Direct drivers of California’s nitrogen cycle

by Zixin Lu last modified Jun 10, 2016 01:39 PM
The release of nitrogen the environment is in part a consequence of the inherent properties of the N cycle but is greatly affected by human decisions. This chapter assesses those human and natural processes that directly alter N cycling (hereafter referred to as ‘direct drivers’). The chapter considers trends in these on-the-ground actions that influence N use, leakages, and emissions, following on our examination of underlying drivers and leading to calculations of the relative magnitude of N flows in the state.

We document six activities that have and will continue to shape California's N cycle:

1) fertilizer use on croplands;
2) feed and manure management;
3) fossil fuel combustion;
4) industrial processes (e.g. chemicals, explosives, and plastics);
5) wastewater management; and
6) land use, land cover, and land management

Stakeholder Questions

Stakeholder-generated questions addressed in this chapter include the following:

  • What are the current N rate recommendations? Are current nitrogen application guidelines appropriate for present-day cropping conditions?
  • How is nitrogen use efficiency (NUE) determined and what are the most efficient and inefficient production systems?


Main Messages

Everyday actions of Californians radically alter the nitrogen (N) cycle. Activities such as eating, driving, and even disposing of waste modify N stocks and flows, transferring N statewide and influencing N dynamics beyond California’s border. Six actions fundamentally change N cycling in the state. Each of these drivers has intensified since 1980.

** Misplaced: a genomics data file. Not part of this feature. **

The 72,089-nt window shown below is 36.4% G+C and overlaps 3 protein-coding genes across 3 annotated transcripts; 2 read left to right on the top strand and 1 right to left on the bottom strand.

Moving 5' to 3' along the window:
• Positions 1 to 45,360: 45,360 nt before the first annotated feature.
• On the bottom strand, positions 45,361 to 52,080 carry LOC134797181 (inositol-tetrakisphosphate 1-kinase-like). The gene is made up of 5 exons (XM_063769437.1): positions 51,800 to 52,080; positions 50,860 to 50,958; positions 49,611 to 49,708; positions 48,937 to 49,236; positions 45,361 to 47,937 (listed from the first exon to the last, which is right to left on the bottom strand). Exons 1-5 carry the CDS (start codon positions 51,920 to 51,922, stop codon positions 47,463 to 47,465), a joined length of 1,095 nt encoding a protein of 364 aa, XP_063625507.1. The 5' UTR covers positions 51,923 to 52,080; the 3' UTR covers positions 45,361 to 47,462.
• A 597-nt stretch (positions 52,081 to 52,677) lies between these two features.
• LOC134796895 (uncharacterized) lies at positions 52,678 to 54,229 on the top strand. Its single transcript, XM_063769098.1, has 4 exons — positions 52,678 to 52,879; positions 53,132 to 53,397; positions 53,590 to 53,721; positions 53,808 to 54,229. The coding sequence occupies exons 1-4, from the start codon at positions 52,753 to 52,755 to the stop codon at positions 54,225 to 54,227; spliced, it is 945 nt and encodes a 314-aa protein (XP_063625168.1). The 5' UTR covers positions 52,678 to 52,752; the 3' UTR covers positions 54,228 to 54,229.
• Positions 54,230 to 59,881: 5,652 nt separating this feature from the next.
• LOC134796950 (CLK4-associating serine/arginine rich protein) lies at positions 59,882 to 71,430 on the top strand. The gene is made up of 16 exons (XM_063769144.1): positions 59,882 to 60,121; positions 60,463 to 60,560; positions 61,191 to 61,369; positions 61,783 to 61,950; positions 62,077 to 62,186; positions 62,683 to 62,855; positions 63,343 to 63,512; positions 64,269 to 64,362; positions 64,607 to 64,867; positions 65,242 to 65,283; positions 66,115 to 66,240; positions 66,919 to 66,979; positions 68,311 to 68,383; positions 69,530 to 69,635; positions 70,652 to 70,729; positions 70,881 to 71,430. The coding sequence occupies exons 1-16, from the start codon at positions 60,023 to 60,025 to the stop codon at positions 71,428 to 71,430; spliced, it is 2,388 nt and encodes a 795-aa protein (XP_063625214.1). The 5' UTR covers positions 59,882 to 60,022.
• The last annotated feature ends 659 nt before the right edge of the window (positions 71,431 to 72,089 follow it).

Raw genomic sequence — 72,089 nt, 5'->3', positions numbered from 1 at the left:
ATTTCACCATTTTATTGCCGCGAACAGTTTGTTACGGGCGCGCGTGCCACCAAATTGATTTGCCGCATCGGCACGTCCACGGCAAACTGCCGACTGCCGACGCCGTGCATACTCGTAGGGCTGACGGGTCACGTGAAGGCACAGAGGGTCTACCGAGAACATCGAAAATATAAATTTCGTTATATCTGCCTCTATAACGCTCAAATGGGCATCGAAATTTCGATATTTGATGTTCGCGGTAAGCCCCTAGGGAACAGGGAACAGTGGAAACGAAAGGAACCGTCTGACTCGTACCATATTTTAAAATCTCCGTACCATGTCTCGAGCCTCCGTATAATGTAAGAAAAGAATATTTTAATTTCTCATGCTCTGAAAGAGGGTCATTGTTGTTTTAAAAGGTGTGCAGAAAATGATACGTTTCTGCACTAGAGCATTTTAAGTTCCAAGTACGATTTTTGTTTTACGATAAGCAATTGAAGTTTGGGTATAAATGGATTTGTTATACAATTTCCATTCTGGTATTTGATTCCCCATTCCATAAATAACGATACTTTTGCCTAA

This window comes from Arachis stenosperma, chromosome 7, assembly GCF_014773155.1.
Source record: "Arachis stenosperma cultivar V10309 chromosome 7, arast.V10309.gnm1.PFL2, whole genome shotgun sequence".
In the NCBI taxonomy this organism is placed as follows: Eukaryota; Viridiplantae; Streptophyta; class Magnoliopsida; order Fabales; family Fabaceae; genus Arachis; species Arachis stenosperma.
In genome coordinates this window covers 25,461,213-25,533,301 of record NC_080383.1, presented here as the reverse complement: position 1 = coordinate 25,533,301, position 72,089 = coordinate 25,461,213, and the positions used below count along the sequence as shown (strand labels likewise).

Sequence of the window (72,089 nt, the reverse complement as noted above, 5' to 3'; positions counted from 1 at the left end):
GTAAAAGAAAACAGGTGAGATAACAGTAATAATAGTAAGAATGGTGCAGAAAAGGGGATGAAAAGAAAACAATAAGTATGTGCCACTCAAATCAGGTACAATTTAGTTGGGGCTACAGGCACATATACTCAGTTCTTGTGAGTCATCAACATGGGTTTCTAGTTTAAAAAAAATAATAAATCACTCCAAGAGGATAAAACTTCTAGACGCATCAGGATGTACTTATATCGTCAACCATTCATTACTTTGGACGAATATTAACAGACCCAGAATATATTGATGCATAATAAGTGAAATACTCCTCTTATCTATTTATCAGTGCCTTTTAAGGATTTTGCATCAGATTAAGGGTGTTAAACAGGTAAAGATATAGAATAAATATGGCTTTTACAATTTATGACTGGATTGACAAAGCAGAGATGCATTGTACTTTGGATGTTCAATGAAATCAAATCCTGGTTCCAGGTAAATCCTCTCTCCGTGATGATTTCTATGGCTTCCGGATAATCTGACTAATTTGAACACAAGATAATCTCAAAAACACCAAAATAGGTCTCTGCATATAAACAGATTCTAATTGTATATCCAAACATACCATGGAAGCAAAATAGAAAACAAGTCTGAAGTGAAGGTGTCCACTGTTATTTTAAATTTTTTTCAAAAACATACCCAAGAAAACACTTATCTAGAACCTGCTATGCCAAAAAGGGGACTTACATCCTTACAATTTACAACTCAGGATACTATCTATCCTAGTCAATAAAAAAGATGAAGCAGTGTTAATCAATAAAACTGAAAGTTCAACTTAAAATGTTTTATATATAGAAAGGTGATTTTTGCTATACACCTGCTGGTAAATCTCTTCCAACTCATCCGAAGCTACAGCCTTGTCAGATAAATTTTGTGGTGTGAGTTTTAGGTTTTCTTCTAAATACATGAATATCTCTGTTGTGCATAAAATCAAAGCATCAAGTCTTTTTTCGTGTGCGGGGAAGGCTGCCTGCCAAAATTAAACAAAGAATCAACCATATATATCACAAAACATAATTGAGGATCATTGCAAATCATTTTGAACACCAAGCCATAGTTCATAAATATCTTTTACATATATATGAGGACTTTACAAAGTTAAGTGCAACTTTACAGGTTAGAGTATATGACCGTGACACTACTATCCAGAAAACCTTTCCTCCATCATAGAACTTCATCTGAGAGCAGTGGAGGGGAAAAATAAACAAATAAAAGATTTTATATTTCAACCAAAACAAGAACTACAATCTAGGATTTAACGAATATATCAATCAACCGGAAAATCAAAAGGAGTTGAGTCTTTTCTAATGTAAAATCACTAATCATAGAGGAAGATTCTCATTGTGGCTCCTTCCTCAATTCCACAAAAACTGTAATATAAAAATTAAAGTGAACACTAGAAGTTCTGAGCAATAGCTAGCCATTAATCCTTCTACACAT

Direct drivers catalyze specific N transformations and transfers between environmental systems. There are close relationships
between a direct driver and the N cycle. Some direct drivers are much more important than others for specific impacts. Fertilizer use dominates nitrate (NO3) leaching and nitrous oxide (N2O) emissions. Fuel combustion drives volatilization of nitrogen oxides (NOx). The spatial distributions of activities create distinct regional patterns of consequences (both benefits and costs).

Fertilizer use—inorganic and organic—represents the most significant N cycle modification. Sales of chemical N fertilizers
have increased considerably since World War II and have risen by at least 40% since 1970, but consumption has leveled off in the past 20 years. Increases in agricultural productivity have been even greater. N fertilizer has been critical for the growth of California’s agricultural industry and rural economy. Despite progress, inorganic N fertilizer application rates (kg ha−1) increased an average of 25% between 1973 and 2005. Data show the majority of California crops recover well below half of applied N, with some crops capturing as little as 30%. Similar or even lower N recovery rates are found when organic N sources are used. Differences between the NUE in research trials at plot and field scale and statewide averages suggest there may be substantial potential for improvement in fertilizer management.

Until recently, manure management decisions were made without much regard to N consequences. The breadth of techniques used, limitations in available information, and large variability among operations, especially for San Joaquin Valley dairies, make any conclusion about changes in manure management practices tentative. Surveys, however, suggest the recent adoption of manure management techniques helps manage nutrients more effectively. It is important to note that optimal manure N handling is the consequence of many processes and thus must be considered as a system.